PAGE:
For this example, the Specializer is used in conjunction with a Robotics Problem Solver and a simple robot simulation in an environment that contains four boxes of different sizes and colors, as well as a robotic vehicle, which can obey commands and answer questions.

Using the Specializer

Once the Analyzer is running in Terminal, open a second Terminal window. Make sure you are in the same compling directory. If you're running a Mac, enter the following command:

User:compling$ python3 src/main/ [^2]

If you're running Windows, enter this command:

User:compling$ python src\main\

If you're running the MORSE Simulator, you can indicate to the specializer that you want to send the n-tuples to the MORSE Problem Solver (rather than a text-based solver). This will publish commands in the simulated world, so you can view the results of your language input. To do this, run the specializer using this command:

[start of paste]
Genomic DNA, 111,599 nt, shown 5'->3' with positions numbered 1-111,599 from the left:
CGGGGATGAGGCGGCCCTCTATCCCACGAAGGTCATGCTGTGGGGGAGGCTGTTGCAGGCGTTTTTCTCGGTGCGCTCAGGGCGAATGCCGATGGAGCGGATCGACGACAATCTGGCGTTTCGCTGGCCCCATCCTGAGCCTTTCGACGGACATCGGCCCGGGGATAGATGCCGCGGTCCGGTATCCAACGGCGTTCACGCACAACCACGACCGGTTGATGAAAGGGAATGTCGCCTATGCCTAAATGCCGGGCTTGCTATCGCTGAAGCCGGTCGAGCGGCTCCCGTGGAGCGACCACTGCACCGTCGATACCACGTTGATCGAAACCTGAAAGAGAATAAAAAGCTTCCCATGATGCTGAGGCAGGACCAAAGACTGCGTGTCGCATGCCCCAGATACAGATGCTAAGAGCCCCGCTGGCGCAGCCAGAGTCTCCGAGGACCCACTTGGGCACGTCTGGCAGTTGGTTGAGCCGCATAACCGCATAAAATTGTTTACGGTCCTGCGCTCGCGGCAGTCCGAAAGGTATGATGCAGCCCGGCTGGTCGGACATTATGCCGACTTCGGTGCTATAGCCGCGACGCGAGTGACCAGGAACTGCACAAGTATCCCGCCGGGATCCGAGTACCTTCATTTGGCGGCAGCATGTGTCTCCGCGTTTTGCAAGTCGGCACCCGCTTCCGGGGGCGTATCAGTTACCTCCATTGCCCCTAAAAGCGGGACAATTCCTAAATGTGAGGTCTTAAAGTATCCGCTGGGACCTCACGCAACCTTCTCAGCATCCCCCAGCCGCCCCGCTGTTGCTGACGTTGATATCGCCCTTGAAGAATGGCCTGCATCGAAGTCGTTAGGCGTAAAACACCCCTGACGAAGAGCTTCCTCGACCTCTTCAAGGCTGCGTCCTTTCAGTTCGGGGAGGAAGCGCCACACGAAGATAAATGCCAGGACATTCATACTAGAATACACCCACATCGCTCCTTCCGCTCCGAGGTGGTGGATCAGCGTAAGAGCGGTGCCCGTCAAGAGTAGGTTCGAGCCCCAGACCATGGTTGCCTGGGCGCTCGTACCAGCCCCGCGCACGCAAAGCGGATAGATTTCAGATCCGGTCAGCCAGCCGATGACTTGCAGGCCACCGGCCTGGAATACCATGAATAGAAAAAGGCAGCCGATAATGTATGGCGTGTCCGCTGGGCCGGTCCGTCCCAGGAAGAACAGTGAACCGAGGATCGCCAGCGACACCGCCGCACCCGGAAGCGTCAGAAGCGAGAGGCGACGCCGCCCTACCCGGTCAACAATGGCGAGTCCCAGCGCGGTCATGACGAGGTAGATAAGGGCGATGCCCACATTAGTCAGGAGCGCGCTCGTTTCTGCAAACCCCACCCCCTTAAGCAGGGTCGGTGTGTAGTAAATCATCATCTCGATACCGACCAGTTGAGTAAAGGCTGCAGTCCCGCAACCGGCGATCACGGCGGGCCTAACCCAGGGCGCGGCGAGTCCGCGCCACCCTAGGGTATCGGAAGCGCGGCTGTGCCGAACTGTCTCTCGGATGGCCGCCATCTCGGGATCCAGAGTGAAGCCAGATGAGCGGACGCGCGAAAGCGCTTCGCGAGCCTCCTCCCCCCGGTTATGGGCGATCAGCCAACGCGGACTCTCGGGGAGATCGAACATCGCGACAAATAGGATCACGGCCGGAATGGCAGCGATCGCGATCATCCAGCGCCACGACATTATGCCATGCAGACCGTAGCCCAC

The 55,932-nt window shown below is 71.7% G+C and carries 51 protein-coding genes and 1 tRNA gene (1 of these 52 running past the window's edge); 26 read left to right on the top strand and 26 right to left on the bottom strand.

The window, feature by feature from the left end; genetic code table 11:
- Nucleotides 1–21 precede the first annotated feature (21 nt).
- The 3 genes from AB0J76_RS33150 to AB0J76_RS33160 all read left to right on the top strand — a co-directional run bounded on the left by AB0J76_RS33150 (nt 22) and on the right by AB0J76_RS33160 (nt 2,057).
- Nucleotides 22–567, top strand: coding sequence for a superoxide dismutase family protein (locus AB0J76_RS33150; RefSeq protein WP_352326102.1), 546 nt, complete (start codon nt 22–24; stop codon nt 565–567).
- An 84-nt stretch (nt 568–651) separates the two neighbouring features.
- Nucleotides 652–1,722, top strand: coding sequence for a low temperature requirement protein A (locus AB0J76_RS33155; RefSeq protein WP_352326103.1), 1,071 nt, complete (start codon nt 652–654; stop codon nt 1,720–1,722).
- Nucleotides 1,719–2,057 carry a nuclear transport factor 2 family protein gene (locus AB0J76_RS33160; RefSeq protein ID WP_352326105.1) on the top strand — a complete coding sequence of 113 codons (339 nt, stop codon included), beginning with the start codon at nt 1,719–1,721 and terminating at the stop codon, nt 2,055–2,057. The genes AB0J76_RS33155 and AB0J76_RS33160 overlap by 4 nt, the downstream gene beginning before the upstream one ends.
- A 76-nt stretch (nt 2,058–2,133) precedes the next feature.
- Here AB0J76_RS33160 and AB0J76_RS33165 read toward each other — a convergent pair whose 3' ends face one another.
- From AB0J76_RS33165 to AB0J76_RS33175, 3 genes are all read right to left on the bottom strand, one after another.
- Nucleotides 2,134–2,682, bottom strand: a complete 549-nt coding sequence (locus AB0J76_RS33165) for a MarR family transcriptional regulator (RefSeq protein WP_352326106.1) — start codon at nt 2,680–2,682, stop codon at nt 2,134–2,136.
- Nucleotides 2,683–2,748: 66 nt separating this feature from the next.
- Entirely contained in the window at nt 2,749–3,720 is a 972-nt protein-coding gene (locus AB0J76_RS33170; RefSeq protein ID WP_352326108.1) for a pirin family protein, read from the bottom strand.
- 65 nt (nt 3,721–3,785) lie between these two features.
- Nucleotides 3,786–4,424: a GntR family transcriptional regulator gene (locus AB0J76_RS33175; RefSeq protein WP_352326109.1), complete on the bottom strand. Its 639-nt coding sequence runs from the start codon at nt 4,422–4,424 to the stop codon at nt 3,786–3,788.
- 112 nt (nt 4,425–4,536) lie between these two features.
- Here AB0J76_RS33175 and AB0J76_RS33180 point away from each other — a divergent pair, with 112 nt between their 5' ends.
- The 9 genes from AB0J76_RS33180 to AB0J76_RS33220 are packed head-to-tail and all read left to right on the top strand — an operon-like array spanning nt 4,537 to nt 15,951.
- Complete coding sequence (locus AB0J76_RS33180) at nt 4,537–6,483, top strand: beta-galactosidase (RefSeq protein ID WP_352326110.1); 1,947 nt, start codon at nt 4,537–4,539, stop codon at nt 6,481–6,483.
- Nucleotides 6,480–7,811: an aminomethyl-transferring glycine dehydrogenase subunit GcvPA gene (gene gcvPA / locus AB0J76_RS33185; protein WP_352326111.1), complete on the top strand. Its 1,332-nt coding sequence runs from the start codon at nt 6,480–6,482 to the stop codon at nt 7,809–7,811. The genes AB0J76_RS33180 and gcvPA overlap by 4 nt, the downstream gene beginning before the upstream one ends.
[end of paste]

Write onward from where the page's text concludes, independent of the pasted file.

User:compling$ python3 src/main/ "-s morse"

This will result in the following prompt on the Terminal window:

Command or q/Q to quit, d/D for Debug mode>

As the prompt suggests, you can press "q" or "Q" to exit out of the interactive Specializer window. Press "d" or "D" to enter Debug mode. In Debug mode, the specializer prints out the packaged N-Tuple before sending it to the Problem Solver. Additionally, the N-Tuple is copied as a JSON object to a newly created file in the /src/main folder, which can be read into a Problem Solver separately.

*Note : In the current release, the Specializer does not send the N-Tuple to the Solver; the relevant lines (lines 862-863 in have been commented out for the sake of simplicity. If you wish to interact with a text-based Problem Solver, simply remove the "#" from the beginning of those lines, and Terminal / Command Line will now print out a representation of the Robot's actions, as well as the N-Tuple. If you're running the MORSE simulator, uncommenting these lines will call the Morse Problem Solver.